I know this because as I grew into adulthood and finally disclosed all of what happened to me as a child when we first moved to So. Cal. I was sexually abused by not one, but two men from 8 to 11 years old. At age 30, in 1992 I was having a break down about all of it right after Mike died of cancer. That was before gambling addiction, but my first of many attempts at therapy for help. In order to begin the process of healing, as my therapist told me, “I had to disclose all to my parents, it’s time.” I told my parents and I felt abused all over again as they denied it, my mom very defensively said “I was making it up. My mom said she would have known if that was happening to me or happening in her house.”

My point in sharing all this? The good memories and the BAD? Since at this point I never got to finish my therapy with the therapist because I was embarrassed and ashamed of how my family took all of what I shared about, not only the sex abuse but also how those memories of the verbal and physical abuse by my parents hurt me as well.  It was then that more something changed with relationships with my dad, two sisters and brother became strained.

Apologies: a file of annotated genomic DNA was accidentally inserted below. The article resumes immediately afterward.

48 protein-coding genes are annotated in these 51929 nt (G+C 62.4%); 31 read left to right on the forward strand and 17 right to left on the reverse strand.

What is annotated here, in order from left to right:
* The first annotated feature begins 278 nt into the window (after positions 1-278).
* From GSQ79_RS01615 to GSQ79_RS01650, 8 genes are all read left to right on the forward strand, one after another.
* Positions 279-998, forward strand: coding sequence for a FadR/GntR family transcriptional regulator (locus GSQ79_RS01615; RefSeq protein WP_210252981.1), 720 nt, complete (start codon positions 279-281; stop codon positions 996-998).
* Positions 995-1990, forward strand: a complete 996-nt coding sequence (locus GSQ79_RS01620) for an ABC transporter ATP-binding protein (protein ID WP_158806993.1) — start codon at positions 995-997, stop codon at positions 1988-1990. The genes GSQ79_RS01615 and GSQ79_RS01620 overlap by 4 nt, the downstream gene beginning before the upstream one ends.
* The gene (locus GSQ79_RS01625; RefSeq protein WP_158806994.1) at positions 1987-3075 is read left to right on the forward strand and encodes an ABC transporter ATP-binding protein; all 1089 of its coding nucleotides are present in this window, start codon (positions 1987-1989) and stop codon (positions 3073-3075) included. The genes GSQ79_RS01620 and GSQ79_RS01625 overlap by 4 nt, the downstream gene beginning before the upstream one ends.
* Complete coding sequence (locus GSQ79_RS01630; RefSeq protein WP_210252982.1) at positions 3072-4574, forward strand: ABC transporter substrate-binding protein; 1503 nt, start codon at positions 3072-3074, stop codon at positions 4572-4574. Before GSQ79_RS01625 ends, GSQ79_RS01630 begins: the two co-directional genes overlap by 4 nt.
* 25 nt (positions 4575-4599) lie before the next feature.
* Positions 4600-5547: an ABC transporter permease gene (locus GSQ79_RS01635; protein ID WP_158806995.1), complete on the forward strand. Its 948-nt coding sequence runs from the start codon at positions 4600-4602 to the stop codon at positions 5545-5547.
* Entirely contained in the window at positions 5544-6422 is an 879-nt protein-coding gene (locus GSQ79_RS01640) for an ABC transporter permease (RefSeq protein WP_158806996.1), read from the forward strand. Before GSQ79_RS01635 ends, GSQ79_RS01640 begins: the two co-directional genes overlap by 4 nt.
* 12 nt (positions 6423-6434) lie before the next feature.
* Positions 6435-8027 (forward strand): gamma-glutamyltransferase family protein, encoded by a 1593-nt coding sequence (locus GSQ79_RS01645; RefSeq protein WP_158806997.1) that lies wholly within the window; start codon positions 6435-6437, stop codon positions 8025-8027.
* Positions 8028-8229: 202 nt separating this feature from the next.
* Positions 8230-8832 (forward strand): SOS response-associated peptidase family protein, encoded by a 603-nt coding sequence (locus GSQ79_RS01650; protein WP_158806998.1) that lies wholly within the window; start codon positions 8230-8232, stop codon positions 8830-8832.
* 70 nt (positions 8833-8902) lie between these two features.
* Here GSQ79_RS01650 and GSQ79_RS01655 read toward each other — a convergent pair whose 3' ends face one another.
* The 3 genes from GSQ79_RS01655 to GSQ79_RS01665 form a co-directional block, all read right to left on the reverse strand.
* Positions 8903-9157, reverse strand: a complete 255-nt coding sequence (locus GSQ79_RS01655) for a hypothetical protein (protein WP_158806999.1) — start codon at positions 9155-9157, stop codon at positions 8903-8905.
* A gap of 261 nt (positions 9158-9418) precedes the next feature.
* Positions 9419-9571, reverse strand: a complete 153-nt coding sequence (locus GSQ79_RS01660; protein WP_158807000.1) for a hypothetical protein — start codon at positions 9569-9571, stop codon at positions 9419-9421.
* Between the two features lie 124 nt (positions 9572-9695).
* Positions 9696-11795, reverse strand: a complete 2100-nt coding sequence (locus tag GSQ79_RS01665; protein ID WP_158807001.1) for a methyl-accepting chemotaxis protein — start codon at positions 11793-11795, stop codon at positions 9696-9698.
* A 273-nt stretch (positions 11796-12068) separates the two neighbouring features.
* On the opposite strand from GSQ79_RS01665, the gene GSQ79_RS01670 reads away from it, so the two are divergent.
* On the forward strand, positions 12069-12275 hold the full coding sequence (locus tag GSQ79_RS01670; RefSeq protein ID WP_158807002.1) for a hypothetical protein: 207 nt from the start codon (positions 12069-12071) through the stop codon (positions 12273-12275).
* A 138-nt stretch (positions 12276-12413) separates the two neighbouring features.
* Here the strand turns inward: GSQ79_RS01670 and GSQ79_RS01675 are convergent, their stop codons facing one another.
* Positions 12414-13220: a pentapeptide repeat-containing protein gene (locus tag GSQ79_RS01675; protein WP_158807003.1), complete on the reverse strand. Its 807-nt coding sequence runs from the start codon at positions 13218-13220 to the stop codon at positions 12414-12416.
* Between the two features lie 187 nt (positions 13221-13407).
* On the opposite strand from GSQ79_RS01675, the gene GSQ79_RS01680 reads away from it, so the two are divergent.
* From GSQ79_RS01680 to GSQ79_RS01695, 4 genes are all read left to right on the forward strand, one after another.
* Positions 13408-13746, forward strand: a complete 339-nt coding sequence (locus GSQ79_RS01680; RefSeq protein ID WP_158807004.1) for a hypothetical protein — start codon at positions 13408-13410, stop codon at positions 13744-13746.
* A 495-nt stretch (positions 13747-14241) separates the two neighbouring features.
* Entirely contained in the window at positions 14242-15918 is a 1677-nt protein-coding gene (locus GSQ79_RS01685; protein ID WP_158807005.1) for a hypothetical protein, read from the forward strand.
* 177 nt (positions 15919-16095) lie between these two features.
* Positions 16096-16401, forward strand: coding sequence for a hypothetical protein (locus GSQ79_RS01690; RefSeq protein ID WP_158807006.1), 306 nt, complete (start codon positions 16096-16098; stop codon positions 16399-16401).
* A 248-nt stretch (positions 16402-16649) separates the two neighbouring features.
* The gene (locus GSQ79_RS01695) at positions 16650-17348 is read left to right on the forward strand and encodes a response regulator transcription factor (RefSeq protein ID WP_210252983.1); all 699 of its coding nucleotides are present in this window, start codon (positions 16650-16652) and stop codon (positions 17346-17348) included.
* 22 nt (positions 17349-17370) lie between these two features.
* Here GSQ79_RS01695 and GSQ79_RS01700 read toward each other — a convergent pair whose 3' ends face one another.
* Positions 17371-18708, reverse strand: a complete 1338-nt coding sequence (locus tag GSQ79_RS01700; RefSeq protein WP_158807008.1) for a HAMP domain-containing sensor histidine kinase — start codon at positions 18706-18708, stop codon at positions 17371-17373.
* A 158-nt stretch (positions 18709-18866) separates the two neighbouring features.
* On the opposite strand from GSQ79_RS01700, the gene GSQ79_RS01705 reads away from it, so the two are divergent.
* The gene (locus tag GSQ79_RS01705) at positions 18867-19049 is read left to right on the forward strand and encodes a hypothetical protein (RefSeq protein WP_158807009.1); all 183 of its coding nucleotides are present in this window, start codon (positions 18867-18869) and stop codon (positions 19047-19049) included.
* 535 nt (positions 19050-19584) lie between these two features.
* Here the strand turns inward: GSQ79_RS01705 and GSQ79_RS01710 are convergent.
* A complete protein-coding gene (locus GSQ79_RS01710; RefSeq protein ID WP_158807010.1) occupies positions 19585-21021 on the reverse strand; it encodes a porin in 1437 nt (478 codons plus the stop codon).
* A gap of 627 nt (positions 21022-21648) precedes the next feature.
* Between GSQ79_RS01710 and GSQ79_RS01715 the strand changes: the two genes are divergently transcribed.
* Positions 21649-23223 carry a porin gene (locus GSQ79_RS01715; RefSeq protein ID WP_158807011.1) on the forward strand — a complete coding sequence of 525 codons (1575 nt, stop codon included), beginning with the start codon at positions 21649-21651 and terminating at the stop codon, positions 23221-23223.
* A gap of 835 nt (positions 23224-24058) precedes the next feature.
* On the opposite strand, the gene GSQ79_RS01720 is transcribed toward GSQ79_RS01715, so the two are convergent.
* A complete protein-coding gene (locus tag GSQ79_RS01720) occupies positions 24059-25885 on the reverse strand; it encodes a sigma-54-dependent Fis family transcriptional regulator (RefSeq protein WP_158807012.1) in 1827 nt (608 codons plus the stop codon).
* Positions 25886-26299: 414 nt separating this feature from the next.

I think they all thought I was nuts or something. My mothers’ answer was, and her comments to me stayed with me and ended up giving me my “entitlement feelings” and added fuel to my gambling addiction when I later got entangled, abused alcohol, and crossed the line into addicted gambling. She told me:

“I don’t know why these things are bothering you when they don’t seem to bother my kids?”

I was speechless and kept hearing that in my head for many more years to come. Now, of course, here we are today and my all my siblings have had problems with broken marriages (my brother) drugs, alcohol, anger problems and nothing bothered her other children as I had become an addicted gambler. Today I now know most of my underlying issues and roots to why I turned to gambling addiction. Most of the above shared because I walked away from my first attempt of therapy racked with guilt and shame, I used gambling to ‘cope, numb out, hide, not feel, and get my anger out as I was enraged and destroying my life in the process.